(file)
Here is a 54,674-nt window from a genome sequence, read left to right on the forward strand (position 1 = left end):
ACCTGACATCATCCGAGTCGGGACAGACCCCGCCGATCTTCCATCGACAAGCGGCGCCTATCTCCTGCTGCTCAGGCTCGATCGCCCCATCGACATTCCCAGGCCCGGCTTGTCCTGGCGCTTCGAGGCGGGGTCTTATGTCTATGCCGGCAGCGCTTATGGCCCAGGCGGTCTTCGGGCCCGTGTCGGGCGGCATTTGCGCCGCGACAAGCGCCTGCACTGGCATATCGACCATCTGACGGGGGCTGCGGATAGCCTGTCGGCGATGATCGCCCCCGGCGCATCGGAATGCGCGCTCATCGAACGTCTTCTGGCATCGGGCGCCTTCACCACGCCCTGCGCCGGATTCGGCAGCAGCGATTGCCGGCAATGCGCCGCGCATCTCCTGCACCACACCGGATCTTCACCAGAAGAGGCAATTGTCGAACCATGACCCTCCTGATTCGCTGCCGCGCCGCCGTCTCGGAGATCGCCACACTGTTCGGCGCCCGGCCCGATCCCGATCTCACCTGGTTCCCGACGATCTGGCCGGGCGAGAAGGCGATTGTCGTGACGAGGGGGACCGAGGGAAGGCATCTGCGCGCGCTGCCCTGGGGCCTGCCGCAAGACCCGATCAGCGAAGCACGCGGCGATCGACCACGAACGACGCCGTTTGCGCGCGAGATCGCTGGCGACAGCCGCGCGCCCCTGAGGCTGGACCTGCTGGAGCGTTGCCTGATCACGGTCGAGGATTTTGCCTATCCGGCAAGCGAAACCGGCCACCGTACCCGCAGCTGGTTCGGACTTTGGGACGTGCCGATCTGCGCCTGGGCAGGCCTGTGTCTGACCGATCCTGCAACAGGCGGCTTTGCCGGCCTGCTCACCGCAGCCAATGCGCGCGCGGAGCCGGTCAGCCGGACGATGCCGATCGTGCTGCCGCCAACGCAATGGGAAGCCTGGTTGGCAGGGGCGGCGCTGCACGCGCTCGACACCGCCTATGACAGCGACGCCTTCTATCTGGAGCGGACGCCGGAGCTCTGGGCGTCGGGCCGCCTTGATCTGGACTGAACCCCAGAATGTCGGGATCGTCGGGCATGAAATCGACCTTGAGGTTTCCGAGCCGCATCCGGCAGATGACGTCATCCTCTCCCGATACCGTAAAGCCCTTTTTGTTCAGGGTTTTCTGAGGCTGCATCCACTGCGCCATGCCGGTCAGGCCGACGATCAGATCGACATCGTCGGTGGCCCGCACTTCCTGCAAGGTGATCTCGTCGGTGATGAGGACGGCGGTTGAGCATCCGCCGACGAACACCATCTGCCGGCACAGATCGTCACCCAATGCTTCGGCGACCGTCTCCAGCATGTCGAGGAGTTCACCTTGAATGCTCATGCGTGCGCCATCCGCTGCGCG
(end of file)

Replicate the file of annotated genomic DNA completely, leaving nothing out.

Here is a 54,674-nt window from a genome sequence, read left to right on the forward strand (position 1 = left end):
ACCTGACATCATCCGAGTCGGGACAGACCCCGCCGATCTTCCATCGACAAGCGGCGCCTATCTCCTGCTGCTCAGGCTCGATCGCCCCATCGACATTCCCAGGCCCGGCTTGTCCTGGCGCTTCGAGGCGGGGTCTTATGTCTATGCCGGCAGCGCTTATGGCCCAGGCGGTCTTCGGGCCCGTGTCGGGCGGCATTTGCGCCGCGACAAGCGCCTGCACTGGCATATCGACCATCTGACGGGGGCTGCGGATAGCCTGTCGGCGATGATCGCCCCCGGCGCATCGGAATGCGCGCTCATCGAACGTCTTCTGGCATCGGGCGCCTTCACCACGCCCTGCGCCGGATTCGGCAGCAGCGATTGCCGGCAATGCGCCGCGCATCTCCTGCACCACACCGGATCTTCACCAGAAGAGGCAATTGTCGAACCATGACCCTCCTGATTCGCTGCCGCGCCGCCGTCTCGGAGATCGCCACACTGTTCGGCGCCCGGCCCGATCCCGATCTCACCTGGTTCCCGACGATCTGGCCGGGCGAGAAGGCGATTGTCGTGACGAGGGGGACCGAGGGAAGGCATCTGCGCGCGCTGCCCTGGGGCCTGCCGCAAGACCCGATCAGCGAAGCACGCGGCGATCGACCACGAACGACGCCGTTTGCGCGCGAGATCGCTGGCGACAGCCGCGCGCCCCTGAGGCTGGACCTGCTGGAGCGTTGCCTGATCACGGTCGAGGATTTTGCCTATCCGGCAAGCGAAACCGGCCACCGTACCCGCAGCTGGTTCGGACTTTGGGACGTGCCGATCTGCGCCTGGGCAGGCCTGTGTCTGACCGATCCTGCAACAGGCGGCTTTGCCGGCCTGCTCACCGCAGCCAATGCGCGCGCGGAGCCGGTCAGCCGGACGATGCCGATCGTGCTGCCGCCAACGCAATGGGAAGCCTGGTTGGCAGGGGCGGCGCTGCACGCGCTCGACACCGCCTATGACAGCGACGCCTTCTATCTGGAGCGGACGCCGGAGCTCTGGGCGTCGGGCCGCCTTGATCTGGACTGAACCCCAGAATGTCGGGATCGTCGGGCATGAAATCGACCTTGAGGTTTCCGAGCCGCATCCGGCAGATGACGTCATCCTCTCCCGATACCGTAAAGCCCTTTTTGTTCAGGGTTTTCTGAGGCTGCATCCACTGCGCCATGCCGGTCAGGCCGACGATCAGATCGACATCGTCGGTGGCCCGCACTTCCTGCAAGGTGATCTCGTCGGTGATGAGGACGGCGGTTGAGCATCCGCCGACGAACACCATCTGCCGGCACAGATCGTCACCCAATGCTTCGGCGACCGTCTCCAGCATGTCGAGGAGTTCACCTTGAATGCTCATGCGTGCGCCATCCGCTGCGCG